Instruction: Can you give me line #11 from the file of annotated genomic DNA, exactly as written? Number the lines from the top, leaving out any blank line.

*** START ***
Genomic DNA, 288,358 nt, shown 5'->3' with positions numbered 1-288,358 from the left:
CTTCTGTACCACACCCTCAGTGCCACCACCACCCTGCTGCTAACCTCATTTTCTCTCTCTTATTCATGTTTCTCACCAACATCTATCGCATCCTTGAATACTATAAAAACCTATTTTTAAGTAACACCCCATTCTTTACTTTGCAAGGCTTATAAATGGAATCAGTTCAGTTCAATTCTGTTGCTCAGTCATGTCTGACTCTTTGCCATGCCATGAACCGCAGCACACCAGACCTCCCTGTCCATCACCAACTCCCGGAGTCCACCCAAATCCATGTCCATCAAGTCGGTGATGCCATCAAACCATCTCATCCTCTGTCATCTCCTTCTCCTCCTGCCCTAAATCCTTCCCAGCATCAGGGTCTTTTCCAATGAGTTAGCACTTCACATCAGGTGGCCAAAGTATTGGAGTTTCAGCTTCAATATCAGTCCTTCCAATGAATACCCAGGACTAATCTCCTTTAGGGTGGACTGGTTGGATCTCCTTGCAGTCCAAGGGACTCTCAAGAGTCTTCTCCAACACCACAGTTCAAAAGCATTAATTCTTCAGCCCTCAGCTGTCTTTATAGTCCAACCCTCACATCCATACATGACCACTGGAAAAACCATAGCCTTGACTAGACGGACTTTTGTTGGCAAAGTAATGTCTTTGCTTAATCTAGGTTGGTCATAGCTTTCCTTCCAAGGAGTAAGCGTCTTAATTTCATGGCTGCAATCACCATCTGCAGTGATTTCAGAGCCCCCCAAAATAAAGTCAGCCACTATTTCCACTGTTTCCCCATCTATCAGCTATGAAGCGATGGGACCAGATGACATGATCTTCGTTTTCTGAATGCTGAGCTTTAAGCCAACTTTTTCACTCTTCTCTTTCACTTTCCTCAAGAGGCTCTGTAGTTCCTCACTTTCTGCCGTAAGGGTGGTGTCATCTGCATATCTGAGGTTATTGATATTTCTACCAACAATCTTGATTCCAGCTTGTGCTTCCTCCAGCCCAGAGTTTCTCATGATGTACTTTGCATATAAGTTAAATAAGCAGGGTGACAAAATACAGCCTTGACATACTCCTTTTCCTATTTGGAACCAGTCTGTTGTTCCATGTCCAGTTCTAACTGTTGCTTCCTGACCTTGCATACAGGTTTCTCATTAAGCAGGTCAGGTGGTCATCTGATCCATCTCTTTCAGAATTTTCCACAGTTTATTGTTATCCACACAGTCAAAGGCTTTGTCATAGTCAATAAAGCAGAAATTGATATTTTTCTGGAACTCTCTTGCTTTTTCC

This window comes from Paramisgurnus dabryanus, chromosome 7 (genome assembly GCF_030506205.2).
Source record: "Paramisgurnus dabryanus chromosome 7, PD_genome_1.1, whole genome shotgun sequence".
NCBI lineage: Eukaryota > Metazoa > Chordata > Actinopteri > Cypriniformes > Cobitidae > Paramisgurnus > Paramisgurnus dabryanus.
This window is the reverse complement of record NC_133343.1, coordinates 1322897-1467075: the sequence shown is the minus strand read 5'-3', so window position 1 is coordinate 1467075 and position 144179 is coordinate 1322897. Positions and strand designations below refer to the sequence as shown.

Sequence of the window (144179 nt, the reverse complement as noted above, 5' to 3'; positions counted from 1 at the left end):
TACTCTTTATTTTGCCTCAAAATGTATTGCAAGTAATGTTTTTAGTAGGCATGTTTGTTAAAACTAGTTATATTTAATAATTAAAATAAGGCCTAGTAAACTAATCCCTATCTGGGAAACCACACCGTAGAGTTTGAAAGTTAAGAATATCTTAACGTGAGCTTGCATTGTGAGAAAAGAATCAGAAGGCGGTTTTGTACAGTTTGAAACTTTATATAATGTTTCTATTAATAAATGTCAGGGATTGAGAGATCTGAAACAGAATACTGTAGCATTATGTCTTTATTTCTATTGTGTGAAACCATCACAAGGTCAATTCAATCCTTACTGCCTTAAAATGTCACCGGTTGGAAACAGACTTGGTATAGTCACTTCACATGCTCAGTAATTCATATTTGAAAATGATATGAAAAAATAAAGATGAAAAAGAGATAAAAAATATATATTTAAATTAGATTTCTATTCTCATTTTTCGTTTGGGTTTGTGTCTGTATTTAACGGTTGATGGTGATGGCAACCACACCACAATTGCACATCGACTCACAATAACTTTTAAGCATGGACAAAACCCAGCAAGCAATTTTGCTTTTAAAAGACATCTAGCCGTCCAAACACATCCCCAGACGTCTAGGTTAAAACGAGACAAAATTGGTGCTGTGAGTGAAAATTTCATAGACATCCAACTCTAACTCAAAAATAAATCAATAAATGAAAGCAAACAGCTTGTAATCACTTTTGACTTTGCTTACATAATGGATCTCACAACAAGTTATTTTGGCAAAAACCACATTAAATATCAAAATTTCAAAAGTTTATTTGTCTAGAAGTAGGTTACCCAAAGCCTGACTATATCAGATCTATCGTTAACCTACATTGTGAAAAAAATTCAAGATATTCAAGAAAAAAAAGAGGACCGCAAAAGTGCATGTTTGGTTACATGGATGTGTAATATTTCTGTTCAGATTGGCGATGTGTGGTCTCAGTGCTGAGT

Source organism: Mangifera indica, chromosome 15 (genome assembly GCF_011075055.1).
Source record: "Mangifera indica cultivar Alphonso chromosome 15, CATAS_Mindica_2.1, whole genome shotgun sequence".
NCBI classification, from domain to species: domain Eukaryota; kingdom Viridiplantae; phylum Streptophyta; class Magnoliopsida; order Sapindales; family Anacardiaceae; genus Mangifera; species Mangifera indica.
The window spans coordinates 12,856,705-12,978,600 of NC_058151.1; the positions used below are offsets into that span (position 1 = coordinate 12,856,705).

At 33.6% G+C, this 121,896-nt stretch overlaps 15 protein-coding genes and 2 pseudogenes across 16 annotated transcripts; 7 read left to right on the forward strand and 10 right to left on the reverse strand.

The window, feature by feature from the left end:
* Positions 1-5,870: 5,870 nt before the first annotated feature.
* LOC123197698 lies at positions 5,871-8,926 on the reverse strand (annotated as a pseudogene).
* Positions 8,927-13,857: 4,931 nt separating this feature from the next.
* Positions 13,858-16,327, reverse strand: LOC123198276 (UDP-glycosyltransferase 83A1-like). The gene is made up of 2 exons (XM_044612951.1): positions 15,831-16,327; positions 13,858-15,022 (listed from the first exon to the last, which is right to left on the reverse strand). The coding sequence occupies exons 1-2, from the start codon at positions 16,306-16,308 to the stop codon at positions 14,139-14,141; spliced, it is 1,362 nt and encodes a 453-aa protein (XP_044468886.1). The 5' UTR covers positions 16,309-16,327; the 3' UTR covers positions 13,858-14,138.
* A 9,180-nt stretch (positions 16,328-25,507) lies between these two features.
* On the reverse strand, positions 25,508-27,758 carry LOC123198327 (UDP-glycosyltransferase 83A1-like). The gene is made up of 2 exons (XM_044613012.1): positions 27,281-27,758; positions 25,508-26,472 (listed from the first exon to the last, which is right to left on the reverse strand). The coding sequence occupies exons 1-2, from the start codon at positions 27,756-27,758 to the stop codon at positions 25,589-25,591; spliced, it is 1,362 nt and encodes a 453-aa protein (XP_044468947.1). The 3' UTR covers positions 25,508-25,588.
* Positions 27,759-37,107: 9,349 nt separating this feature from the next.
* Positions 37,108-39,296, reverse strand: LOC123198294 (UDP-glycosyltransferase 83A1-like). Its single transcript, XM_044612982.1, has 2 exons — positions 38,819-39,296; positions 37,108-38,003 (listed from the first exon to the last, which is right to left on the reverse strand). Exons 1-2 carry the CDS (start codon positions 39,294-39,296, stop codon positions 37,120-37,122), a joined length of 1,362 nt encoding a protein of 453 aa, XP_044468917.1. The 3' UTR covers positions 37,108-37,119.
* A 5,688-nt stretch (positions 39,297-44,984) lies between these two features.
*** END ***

NCBI classification, from domain to species: domain Eukaryota; kingdom Viridiplantae; phylum Streptophyta; class Magnoliopsida; order Sapindales; family Anacardiaceae; genus Mangifera; species Mangifera indica.